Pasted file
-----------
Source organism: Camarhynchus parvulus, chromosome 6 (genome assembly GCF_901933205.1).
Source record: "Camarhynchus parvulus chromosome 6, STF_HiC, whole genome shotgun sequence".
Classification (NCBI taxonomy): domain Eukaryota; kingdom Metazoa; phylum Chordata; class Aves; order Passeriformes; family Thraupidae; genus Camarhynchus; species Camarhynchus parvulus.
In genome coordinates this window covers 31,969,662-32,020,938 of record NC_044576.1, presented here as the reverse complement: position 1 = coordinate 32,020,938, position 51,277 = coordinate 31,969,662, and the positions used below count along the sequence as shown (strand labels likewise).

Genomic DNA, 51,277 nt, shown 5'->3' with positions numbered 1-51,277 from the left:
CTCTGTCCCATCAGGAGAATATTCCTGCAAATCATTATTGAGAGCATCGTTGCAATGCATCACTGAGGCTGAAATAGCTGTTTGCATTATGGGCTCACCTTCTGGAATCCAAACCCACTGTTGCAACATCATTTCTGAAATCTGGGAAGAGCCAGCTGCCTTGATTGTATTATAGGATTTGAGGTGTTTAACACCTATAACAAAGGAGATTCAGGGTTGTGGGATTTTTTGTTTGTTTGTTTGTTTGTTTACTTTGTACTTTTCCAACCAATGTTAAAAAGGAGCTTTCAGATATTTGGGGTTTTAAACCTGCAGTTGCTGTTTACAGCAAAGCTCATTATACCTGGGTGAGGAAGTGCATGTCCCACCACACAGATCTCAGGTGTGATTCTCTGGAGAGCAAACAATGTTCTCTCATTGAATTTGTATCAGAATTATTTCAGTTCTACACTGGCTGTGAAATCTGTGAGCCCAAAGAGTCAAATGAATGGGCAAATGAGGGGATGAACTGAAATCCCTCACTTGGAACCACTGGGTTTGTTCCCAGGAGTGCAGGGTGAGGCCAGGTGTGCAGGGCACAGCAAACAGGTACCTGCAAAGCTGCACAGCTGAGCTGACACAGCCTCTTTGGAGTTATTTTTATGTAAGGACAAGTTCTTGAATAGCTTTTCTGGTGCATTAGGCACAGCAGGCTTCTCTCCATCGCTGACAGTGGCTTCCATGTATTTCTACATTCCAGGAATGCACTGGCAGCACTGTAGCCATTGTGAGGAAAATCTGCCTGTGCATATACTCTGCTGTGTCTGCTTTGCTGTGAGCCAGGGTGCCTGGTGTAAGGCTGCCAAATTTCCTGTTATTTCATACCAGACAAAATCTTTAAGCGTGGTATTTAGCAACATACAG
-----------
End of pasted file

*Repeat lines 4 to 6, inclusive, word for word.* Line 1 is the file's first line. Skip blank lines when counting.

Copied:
In genome coordinates this window covers 31,969,662-32,020,938 of record NC_044576.1, presented here as the reverse complement: position 1 = coordinate 32,020,938, position 51,277 = coordinate 31,969,662, and the positions used below count along the sequence as shown (strand labels likewise).

Genomic DNA, 51,277 nt, shown 5'->3' with positions numbered 1-51,277 from the left:
CTCTGTCCCATCAGGAGAATATTCCTGCAAATCATTATTGAGAGCATCGTTGCAATGCATCACTGAGGCTGAAATAGCTGTTTGCATTATGGGCTCACCTTCTGGAATCCAAACCCACTGTTGCAACATCATTTCTGAAATCTGGGAAGAGCCAGCTGCCTTGATTGTATTATAGGATTTGAGGTGTTTAACACCTATAACAAAGGAGATTCAGGGTTGTGGGATTTTTTGTTTGTTTGTTTGTTTGTTTACTTTGTACTTTTCCAACCAATGTTAAAAAGGAGCTTTCAGATATTTGGGGTTTTAAACCTGCAGTTGCTGTTTACAGCAAAGCTCATTATACCTGGGTGAGGAAGTGCATGTCCCACCACACAGATCTCAGGTGTGATTCTCTGGAGAGCAAACAATGTTCTCTCATTGAATTTGTATCAGAATTATTTCAGTTCTACACTGGCTGTGAAATCTGTGAGCCCAAAGAGTCAAATGAATGGGCAAATGAGGGGATGAACTGAAATCCCTCACTTGGAACCACTGGGTTTGTTCCCAGGAGTGCAGGGTGAGGCCAGGTGTGCAGGGCACAGCAAACAGGTACCTGCAAAGCTGCACAGCTGAGCTGACACAGCCTCTTTGGAGTTATTTTTATGTAAGGACAAGTTCTTGAATAGCTTTTCTGGTGCATTAGGCACAGCAGGCTTCTCTCCATCGCTGACAGTGGCTTCCATGTATTTCTACATTCCAGGAATGCACTGGCAGCACTGTAGCCATTGTGAGGAAAATCTGCCTGTGCATATACTCTGCTGTGTCTGCTTTGCTGTGAGCCAGGGTGCCTGGTGTAAGGCTGCCAAATTTCCTGTTATTTCATACCAGACAAAATCTTTAAGCGTGGTATTTAGCAACATACAG